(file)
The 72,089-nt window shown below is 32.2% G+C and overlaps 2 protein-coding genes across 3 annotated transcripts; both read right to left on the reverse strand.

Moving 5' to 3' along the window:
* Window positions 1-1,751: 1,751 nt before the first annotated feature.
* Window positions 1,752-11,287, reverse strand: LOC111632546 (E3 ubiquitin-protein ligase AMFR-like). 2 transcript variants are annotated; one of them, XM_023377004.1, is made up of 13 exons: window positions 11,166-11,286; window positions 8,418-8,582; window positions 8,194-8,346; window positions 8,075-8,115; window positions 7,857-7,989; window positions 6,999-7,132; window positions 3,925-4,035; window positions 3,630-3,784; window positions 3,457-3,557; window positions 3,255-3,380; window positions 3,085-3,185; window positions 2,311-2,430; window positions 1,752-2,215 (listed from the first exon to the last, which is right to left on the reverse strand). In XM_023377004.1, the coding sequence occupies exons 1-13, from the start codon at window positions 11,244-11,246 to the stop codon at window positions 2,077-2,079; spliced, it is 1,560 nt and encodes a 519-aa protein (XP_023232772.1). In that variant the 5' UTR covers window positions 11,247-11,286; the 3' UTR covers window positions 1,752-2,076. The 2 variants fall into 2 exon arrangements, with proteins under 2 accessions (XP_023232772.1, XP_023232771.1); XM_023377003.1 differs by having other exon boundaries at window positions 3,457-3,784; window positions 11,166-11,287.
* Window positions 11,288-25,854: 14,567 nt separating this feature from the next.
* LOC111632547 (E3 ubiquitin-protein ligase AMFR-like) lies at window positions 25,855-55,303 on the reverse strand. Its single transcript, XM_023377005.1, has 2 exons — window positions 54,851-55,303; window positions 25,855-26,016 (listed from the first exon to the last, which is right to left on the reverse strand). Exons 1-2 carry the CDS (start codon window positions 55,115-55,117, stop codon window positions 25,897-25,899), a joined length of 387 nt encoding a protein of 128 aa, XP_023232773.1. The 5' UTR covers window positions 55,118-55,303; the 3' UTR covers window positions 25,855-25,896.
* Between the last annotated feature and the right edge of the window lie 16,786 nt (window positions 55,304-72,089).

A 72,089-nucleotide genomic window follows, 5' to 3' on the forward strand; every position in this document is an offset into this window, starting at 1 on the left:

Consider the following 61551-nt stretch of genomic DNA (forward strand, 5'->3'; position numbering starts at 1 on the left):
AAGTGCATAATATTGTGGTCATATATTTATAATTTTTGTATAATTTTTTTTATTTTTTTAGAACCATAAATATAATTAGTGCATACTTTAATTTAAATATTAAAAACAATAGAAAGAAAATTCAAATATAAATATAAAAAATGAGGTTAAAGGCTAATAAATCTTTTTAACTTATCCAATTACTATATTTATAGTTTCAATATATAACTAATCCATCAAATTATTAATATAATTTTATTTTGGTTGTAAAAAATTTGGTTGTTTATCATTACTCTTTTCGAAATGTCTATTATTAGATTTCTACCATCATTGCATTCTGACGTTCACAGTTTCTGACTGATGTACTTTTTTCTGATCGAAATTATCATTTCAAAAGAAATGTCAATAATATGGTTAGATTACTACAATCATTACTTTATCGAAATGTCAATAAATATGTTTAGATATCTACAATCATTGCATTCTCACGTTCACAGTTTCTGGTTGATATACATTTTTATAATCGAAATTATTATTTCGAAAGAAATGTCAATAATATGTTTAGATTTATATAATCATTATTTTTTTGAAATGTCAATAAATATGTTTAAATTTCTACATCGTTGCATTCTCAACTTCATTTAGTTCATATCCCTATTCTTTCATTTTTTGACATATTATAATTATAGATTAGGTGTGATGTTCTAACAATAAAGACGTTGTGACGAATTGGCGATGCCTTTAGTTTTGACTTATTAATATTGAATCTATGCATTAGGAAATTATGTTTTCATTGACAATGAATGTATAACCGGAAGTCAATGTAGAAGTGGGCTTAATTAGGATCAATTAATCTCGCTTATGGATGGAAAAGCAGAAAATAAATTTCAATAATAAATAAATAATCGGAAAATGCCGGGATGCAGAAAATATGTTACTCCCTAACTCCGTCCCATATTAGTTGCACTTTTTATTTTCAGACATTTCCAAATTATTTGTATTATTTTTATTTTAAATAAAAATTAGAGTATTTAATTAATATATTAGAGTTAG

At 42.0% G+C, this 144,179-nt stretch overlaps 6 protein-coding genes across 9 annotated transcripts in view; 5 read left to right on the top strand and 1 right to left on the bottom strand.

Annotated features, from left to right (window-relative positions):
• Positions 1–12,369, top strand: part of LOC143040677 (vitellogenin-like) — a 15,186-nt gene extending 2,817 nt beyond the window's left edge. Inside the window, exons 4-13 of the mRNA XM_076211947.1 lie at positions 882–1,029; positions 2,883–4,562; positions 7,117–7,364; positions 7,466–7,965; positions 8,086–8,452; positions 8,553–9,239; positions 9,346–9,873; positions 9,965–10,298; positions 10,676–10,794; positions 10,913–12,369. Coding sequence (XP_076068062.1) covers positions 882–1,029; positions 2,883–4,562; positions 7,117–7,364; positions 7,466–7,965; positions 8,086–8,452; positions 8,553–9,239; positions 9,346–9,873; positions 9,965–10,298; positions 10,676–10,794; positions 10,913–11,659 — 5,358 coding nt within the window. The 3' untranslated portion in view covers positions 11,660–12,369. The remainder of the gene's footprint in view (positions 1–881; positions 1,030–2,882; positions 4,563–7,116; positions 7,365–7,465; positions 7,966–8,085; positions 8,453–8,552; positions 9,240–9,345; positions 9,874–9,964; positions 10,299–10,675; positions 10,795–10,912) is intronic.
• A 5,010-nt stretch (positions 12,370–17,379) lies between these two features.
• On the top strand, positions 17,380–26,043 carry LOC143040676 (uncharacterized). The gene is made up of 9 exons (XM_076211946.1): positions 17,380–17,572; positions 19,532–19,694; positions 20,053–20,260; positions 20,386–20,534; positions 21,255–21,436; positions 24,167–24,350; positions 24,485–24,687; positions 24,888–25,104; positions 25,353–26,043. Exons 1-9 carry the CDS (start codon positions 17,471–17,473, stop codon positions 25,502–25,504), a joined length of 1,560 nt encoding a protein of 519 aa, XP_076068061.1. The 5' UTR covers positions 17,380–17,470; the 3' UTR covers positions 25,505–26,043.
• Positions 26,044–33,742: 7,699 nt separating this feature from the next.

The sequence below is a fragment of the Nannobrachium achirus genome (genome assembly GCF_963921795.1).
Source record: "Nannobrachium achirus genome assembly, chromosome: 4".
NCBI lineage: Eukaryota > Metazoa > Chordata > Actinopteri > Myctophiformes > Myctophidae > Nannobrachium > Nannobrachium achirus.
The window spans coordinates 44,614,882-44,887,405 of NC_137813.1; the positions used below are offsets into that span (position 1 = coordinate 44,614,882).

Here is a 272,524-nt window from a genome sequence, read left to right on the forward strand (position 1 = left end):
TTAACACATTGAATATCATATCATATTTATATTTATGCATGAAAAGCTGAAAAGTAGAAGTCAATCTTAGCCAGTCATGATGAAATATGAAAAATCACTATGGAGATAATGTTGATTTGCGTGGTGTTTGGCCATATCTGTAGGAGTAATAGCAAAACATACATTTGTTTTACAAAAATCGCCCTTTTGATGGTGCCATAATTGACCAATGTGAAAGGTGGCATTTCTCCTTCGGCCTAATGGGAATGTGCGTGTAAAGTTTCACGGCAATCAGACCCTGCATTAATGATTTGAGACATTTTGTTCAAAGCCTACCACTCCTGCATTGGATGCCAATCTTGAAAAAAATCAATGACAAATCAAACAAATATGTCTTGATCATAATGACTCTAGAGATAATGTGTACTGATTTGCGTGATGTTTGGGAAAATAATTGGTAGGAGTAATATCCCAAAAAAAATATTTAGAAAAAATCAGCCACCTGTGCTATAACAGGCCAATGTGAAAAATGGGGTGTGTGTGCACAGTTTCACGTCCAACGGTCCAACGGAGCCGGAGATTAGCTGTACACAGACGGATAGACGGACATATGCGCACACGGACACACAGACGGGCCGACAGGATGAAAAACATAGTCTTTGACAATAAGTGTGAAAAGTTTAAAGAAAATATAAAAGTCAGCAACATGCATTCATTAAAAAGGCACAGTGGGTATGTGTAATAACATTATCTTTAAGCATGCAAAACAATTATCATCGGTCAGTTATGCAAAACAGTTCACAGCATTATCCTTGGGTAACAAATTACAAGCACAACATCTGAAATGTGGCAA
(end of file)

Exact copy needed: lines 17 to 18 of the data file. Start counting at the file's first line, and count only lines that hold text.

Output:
The sequence below is a fragment of the Nannobrachium achirus genome (genome assembly GCF_963921795.1).
Source record: "Nannobrachium achirus genome assembly, chromosome: 4".